Points to be noted:
- BP CEO Bob Dudley told reporters that hydrocarbons like oil and gas will continue to play a role in the energy mix for years to come
- “It may not be trendy to say that oil and gas will be in the energy grid for decades to come,” Bernard Looney told reporters
- Following the contentious COP26 climate summit, Looney made his remarks.
Statements by Looney
BP’s CEO stated that the firm is committed to combating climate change, but that hydrocarbons such as oil and gas will continue to play a role in the energy mix for years.
“It may not be trendy to say, but oil and gas will be in the energy system for decades,” BP CEO Bernard Looney told reporters.
According to BP’s Looney, the International Energy Agency‘s “Net Zero” analysis released in May stated that the world oil supply “on the net-zero pathway” will still be approximately 20 million barrels per day in 2050.
The COP26 Climate Summit
Following the completion of the COP26 climate meeting in Glasgow, Looney made the following remarks. Nearly 200 countries agreed to “scale down” their coal consumption (rather than “phase-out,” as China and India insisted at the last minute). This involves the “phasing out” of fossil fuel subsidies as well as increased financial assistance to low-income countries.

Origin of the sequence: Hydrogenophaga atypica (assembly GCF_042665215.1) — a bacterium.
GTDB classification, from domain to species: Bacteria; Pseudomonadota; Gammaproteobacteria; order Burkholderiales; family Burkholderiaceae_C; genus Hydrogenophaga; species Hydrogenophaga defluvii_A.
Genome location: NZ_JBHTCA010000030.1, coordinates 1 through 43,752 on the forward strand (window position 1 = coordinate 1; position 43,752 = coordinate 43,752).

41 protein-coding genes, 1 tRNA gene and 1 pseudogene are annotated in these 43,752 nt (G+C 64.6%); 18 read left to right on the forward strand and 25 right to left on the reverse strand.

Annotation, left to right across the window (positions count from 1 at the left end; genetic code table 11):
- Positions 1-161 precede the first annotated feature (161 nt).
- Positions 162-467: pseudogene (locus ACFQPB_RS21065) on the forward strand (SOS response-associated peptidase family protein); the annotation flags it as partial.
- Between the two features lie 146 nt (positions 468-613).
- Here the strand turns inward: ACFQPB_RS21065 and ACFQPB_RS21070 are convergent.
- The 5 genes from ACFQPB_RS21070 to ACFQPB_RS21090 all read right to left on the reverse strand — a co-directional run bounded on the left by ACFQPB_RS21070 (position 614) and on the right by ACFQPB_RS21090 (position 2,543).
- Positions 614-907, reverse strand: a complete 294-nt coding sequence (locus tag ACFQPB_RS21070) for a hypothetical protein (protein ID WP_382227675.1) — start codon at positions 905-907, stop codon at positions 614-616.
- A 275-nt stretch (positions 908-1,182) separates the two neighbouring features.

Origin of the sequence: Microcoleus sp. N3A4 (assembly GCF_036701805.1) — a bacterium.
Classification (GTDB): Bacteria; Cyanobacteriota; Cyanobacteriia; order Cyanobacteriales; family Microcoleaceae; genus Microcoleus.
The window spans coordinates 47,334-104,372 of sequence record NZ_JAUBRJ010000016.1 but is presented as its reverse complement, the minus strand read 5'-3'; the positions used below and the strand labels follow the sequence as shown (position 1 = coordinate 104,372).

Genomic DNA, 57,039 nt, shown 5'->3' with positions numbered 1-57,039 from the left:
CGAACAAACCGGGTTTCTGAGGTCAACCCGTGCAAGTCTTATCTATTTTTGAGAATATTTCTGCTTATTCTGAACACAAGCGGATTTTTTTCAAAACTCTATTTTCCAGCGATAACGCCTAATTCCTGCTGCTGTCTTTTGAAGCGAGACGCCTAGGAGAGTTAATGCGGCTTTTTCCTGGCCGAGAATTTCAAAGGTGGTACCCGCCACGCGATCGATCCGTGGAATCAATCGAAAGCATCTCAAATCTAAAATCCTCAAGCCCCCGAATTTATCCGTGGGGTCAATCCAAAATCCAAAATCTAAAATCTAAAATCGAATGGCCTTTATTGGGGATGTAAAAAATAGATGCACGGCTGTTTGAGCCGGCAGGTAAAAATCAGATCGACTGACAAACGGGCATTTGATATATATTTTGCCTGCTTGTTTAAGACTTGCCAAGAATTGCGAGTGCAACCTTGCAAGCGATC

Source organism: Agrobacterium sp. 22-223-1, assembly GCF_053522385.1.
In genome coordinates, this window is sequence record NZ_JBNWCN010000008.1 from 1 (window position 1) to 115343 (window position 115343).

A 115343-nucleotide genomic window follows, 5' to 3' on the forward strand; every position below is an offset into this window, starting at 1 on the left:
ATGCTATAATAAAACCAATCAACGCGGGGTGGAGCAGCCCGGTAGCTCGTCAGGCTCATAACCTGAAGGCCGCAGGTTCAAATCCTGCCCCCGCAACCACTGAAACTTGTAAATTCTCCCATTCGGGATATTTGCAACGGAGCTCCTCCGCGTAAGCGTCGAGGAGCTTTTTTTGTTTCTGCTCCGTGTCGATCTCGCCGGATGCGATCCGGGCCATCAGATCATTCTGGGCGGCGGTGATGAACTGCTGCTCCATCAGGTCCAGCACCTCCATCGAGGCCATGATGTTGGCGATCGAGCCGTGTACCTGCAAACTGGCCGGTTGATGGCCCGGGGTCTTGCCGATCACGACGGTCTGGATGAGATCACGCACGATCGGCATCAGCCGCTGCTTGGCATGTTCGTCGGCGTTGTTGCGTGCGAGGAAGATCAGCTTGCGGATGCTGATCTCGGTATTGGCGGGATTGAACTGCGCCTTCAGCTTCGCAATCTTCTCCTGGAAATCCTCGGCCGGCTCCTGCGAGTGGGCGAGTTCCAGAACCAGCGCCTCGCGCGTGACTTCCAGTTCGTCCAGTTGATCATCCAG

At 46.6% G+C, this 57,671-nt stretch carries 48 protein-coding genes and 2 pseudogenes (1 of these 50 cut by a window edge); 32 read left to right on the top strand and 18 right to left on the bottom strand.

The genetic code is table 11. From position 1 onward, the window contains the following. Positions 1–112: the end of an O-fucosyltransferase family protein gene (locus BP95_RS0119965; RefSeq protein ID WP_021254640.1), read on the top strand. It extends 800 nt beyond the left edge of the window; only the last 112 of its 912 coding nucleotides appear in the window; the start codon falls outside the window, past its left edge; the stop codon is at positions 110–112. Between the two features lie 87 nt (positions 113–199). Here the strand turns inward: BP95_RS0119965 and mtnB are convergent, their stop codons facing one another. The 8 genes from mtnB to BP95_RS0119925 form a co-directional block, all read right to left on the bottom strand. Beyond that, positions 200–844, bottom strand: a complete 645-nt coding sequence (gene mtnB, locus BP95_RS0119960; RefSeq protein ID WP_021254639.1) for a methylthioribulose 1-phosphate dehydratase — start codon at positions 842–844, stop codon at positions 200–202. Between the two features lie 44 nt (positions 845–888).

“We had less than 10 gigawatts in renewables a year ago, and now we have over 23 gigawatts in the pipeline.” We had nothing in the offshore wind a year ago, but now we have 3.7 gigawatts in the world’s largest and fastest expanding markets, the United States and the United Kingdom.
“So we’ve made a commitment, and we’re all in,” he continued.
“More ambition, a real focus on methane, some work on the global carbon markets – I believe these are all very good things,” Looney said of the COP26 summit’s primary findings. There is much more work to be done.”
He said the international community needed to pool its resources to combat climate change and assist developing countries “without jeopardizing their long-term economic prospects.”
Saudi Arabia, along with Russia and the United States, is one of the world’s top oil producers and is attempting to diversify its economy away from oil production.
When it comes to the energy transition, BP‘s Looney expressed concern about supply, claiming that if oil and gas supplies are reduced, prices will rise, putting consumers at risk.
“High prices are bad for consumers and consumers are bad for consumers… “I’m concerned that this may have the unintended consequence of turning people against the [energy] transition,” he said.